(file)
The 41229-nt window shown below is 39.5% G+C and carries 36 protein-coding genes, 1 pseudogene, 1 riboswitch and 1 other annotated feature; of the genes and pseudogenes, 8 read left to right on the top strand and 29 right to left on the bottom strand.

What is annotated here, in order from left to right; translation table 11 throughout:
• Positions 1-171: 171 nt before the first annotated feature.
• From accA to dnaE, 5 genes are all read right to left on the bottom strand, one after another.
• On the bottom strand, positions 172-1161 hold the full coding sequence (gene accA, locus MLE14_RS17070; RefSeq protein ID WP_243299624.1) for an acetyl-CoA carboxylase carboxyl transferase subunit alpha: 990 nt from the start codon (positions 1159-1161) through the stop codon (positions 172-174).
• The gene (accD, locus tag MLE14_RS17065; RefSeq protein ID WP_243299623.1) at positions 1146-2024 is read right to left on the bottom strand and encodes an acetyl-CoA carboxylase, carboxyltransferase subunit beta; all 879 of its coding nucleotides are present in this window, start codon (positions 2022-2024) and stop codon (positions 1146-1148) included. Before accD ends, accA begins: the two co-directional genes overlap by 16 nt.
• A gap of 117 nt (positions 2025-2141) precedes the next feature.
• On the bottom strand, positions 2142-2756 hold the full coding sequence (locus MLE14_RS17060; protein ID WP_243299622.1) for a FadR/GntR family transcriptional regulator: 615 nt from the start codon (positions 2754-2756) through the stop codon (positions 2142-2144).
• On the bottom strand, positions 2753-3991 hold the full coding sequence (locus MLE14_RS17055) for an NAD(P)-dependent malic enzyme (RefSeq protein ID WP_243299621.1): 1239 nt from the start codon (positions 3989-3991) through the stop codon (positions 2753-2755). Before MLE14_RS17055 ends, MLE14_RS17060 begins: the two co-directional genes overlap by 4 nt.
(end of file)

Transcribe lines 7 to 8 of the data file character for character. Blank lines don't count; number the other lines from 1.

• A gap of 117 nt (positions 2025-2141) precedes the next feature.
• On the bottom strand, positions 2142-2756 hold the full coding sequence (locus MLE14_RS17060; protein ID WP_243299622.1) for a FadR/GntR family transcriptional regulator: 615 nt from the start codon (positions 2754-2756) through the stop codon (positions 2142-2144).